The Problem with “Lumines” on Xbox Live: My two cents on the Microtransaction debacle

Admittedly, I’m pissed about this myself.  And I work for the damned company.

What is it that I’m talking about?   A few days ago, "Lumines", a small Tetris-like game, was released for purchase on Xbox Live Marketplace – the convenient online portion of Xbox 360 that allows you to peruse, shop, and try out/demo games, purchase add-on packs for existing games, or download video clips.  It was priced at 1200 Microsoft points, which is essentially $15.

Okay.  No big deal right?  $15 for a small addictive game with great sound and graphics that you can play in 1080i on a next-gen system… that’s little "up there" but if it’s a quality well-developed game, which it is, it’s probably worth the price of 3 Starbucks Carmel Macchiatos.

Or is it?

Upon further inspection of your game, (which by the way I will remind everyone that you can download and try out FOR NO COST before you buy it) a gamer realizes that there are entire segments of the game that appear to be flat out missing.  For example, if you look at the interface, you see that there is:

  • a "Mission mode"
  • a "Puzzle mode"
  • an "Advance mode"

And they’re all completely inaccessible… even when you PAY $15/1200 Microsoft points for it.

Lumines Live!… Q Entertainment’s recently buy-by-the-module Xbox Live Marketplace game

In order to get access to the "advanced mode" a more complex version of the basic play mode, you need to pay an addtional $10.  And in an obvious attempt to compel people to buy the "advanced" pack by sticking an untouchable selection in the middle of the game screen that reads "advanced mode", they’ve essentially baited the game to get people to buy these "microtransaction"-based add-ons.

It gets worse.  It turns out that even though you can’t see them, there are even more packs that you "get the opportunity to buy" to add to Lumines:

  • "Artist" Pack – For more music to play in the background
  • "Vs CPU Mode" Pack – For more computer players

Note to Q Entertainment, Xbox Live, whomever it is that did this…
I mean really.  Xbox Live Marketplace has been kind of a great forum for purchasing stuff you like, and not purchasing stuff you don’t like.  This however is the first instance of a product that people DO like however the manner in which it is served to the consumer is frankly insulting

The key here is that Lumines’ creator, Q Entertainment, by pricing the game as one of the most expensive products on Xbox Live Marketplace, is essentially acting like that big brother that used to tease you by holding a your favorite Hot Wheels car over your head and saying, "What’s the matter?  Don’t you want your car?  If you want your car, why don’t you come and get it?"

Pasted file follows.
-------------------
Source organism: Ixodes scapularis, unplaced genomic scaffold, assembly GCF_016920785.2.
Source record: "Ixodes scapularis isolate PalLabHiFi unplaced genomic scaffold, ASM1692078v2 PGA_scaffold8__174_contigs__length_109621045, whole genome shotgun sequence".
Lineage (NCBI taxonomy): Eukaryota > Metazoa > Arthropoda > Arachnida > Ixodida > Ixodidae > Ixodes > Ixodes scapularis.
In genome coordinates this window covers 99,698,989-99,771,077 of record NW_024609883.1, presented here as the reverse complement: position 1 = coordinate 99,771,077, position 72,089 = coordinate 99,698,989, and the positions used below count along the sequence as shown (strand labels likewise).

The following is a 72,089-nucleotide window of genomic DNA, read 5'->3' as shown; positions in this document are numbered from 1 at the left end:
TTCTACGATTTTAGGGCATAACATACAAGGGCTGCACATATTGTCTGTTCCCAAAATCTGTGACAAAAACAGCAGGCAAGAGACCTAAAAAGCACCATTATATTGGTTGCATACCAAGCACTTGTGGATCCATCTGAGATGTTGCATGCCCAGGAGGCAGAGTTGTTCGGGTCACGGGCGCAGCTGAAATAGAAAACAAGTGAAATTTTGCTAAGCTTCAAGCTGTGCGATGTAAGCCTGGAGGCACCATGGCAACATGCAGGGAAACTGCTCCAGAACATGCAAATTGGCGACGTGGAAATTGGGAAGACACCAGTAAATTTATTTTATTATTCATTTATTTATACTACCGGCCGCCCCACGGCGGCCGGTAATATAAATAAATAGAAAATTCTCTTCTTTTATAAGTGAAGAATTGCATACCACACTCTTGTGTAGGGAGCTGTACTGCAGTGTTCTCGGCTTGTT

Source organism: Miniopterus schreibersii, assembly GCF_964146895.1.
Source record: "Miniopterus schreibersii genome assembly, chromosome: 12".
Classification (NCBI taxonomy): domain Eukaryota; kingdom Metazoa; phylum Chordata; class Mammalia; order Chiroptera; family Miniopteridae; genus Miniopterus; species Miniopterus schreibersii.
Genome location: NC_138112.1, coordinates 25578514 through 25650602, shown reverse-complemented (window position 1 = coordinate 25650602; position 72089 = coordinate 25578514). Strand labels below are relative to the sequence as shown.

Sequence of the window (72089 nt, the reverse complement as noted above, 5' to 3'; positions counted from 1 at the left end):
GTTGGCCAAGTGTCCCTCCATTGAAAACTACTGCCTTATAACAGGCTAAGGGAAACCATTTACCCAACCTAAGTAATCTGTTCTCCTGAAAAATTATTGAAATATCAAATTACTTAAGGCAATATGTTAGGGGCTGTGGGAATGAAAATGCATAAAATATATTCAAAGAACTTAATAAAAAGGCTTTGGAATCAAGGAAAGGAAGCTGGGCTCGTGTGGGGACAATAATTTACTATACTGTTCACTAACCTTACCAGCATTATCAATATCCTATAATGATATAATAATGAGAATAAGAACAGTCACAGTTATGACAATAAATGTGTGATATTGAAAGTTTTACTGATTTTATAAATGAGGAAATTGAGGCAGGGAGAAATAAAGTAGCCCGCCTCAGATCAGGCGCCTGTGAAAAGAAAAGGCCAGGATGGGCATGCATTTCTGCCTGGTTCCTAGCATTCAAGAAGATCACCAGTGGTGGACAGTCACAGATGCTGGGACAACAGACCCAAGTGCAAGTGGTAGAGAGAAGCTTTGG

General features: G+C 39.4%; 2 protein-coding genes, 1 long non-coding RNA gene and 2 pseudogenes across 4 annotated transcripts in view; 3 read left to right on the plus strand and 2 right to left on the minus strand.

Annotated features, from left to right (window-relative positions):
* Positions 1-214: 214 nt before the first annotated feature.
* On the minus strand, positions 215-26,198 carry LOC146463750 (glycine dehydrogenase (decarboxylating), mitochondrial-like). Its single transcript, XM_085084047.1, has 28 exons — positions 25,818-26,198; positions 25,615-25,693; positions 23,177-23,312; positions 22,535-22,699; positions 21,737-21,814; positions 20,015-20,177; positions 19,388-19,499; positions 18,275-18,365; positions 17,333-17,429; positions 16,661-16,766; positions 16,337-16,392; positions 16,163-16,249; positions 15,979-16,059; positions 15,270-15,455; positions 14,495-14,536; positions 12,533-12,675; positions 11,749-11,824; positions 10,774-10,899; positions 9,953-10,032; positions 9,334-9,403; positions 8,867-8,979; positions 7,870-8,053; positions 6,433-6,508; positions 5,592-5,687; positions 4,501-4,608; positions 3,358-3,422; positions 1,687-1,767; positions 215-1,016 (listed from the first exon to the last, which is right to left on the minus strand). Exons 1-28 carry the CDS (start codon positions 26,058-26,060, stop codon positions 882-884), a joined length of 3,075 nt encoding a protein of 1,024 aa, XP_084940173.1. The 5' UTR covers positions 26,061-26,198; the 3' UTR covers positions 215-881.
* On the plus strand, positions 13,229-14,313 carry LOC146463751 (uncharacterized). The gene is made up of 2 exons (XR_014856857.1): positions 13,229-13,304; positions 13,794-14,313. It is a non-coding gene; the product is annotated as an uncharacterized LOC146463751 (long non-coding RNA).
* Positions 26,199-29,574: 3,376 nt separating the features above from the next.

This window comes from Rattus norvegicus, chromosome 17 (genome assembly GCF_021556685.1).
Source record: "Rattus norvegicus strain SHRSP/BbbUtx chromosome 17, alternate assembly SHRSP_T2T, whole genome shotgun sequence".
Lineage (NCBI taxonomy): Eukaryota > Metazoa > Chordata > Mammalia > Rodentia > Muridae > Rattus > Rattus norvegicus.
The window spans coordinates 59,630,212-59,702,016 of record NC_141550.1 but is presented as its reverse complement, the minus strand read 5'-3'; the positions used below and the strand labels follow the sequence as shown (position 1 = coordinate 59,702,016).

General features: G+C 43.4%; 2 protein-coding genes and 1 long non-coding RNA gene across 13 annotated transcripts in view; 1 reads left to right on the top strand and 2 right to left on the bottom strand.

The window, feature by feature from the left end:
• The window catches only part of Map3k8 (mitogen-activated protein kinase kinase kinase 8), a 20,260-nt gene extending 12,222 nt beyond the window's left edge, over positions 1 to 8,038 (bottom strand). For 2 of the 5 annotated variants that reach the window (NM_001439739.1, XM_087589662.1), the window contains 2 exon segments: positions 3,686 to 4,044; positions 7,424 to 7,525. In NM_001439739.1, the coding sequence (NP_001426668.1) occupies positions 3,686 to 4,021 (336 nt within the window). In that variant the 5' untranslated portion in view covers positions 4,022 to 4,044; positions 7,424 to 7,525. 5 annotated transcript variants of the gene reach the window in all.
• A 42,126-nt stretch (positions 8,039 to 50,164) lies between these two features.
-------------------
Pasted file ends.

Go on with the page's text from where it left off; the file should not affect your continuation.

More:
Then after you’ve grovelled, begged, pleaded, and said he’s the greatest guy in the world and no other brother is better than him… blah blah blah… he then proceeds to physically remove the tires off the car, and hands you the body saying, "There!  I gave you your car back.  Aren’t you happy?"

You little snivelling ingrate.

Lumines™ Live!And on top of all of this… "The Cherry"
The cherry on top of this big ice cream sundae of fun is the fact that a lot of content has actually been stripped out of the game, in comparison to the original version of Lumines on the Playstation Portable.  Lumines was originally a launch title for the PSP and out of the box the PSP version comes with 40 puzzles.  Not so for Xbox Live’s version:  It comes with FIVE… with the opportunity to buy the other 35 and a new feature called "mission mode" with a "Puzzle Pack" which is probably going to be $10 at a minimum, bringing the total to $25 or 2000 Microsoft points.

Also skins as missing.  The Xbox Live version comes with only 12 skins.  The PSP version came with tons of skins.  Again, the "Artist pack" will likely fulfill this empty portion of the game… for the low low price of $10 again.  Now were up to $35.

Now let’s just put it all to bed by telling you that the PSP version with all it’s features and all it’s portability is $19 for a brand new cartridge at BestBuy.  Compare this to the $15 "disabled" version that you download and buy online which a) doesn’t have any physical medium for Q to pay for, and b) doesn’t have to be stocked on shelves and distributed, being that there is a very negligible cost for moving bits instead of physical discs.

I should point out that Lumines for Xbox 360 has a multiplayer feature that can be used locally or over Xbox Live.  There is also a Time Attack mode that allows you to attain Xbox Live achievements which is good. 

However the question is not, "Is the new UI and these new features worth the $15 difference?"  The question is more like, "Why does the customer get positioned to feel like  they were sold a bill of goods?"  At the end of the day, all because the game clearly has been "partitioned out" for upselling, and the missing components have been laid before the user in as obnoxious a way as possible, the user feels like he bought an incomplete product – especially if they’re used to the PSP.